climate campaign tools

State Data Map

Climate engagement resources organized by state


Yale Climate Opinion Maps

Interactive U.S. mapping of climate opinions

Climate Chat

An everyday guide to the science of talking about climate change.

new climate resources

Morning Consult

Two-thirds of registered voters said they are "very" or "somewhat" concerned about “climate change and the impact it’s having on the U.S. environment.” Only 26% of respondents said they were “not too concerned” or “not concerned at all.” Half of Republican respondents were concerned about climate change, while 44% were not. There was an even split among those who voted for Trump in last year’s general election, with 47% worried and the same number not. 

38% of respondents said they believe Trump’s executive order (calling for a review of the Clean Power Plan and ending an Obama administration moratorium on new coal mining leases on federal land) would help the economy, while 28% said it would hurt the economy, and 20% said it would not make much difference. The rate is similar for independents, but nearly double the number of Republicans (62% believe the order would help the economy. 54% of respondents believe the order would hurt the environment, more than quadruple the number who said it would help the environment. (Another 22% said it wouldn’t matter either way.) But among Republicans, less than a third (31%) believe it would hurt the environment and about a fifth think Trump’s order to reduce rules on emissions would actually help the environment.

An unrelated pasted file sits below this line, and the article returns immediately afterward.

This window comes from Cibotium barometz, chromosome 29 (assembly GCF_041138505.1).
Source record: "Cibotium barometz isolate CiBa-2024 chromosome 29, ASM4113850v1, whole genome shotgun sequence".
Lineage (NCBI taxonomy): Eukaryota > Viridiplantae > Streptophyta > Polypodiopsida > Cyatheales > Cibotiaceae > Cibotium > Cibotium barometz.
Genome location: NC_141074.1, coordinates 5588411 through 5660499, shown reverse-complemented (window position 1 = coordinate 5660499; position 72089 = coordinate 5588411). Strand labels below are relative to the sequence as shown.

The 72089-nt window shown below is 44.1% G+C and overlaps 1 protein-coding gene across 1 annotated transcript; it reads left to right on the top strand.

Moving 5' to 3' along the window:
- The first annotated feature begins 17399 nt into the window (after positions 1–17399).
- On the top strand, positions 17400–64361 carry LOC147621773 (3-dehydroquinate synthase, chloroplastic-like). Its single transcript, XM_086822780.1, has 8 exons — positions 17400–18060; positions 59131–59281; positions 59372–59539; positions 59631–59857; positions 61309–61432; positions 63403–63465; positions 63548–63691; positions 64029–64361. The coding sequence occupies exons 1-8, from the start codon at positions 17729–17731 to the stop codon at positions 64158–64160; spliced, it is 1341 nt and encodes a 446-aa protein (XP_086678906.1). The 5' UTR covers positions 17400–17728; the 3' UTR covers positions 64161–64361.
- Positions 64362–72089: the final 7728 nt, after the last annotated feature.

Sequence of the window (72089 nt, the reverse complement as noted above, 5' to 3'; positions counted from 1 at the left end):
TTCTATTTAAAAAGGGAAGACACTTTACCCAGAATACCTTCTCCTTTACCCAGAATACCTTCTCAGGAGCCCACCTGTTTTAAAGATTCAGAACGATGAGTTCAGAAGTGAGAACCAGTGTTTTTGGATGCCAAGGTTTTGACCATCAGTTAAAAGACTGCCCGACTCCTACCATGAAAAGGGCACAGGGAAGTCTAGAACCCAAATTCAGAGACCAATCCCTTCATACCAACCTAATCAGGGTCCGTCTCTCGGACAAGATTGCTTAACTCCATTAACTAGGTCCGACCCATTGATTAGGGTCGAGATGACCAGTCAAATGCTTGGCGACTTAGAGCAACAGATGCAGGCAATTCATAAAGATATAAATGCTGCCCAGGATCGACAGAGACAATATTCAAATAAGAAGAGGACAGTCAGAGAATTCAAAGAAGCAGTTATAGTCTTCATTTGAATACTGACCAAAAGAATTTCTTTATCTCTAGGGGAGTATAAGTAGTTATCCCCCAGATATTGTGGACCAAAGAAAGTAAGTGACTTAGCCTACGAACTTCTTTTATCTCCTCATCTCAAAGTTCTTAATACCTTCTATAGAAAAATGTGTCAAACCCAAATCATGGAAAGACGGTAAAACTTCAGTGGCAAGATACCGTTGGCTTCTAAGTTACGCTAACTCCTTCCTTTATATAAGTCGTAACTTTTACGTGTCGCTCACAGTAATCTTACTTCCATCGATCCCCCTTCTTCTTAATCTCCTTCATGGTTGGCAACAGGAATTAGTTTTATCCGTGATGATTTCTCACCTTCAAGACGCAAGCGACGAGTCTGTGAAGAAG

Huffpost and YouGov

55% of Americans support remaining in the Paris Agreement; 49% say the EPA should fund climate research (vs. 28% declaring the opposite and 23% who are unsure); 57% say the EPA should continue to fund the Energy Star program (vs 19% who support defunding and 23% who are unsure). Opinions were more mixed on how much regulation is necessary, with 28% arguing the current level of regulation is too low; 26% saying the level is about right, and 23% agreeing with the president’s view that it is too high. Additional coverage in the Huffington Post.

Quinnipiac University

66% of American voters are "very concerned" or "somewhat concerned" that climate change will affect them or a family member personally, and 62% of voters say that Pres. Trump should not remove policies aimed at combating climate change, according to this national poll fielded March 30-April 3, 2017. 92% of voters say it is "very important" or "somewhat important" for the United States to be energy independent, and 65% say that climate change is caused by human activity. See coverage in Time.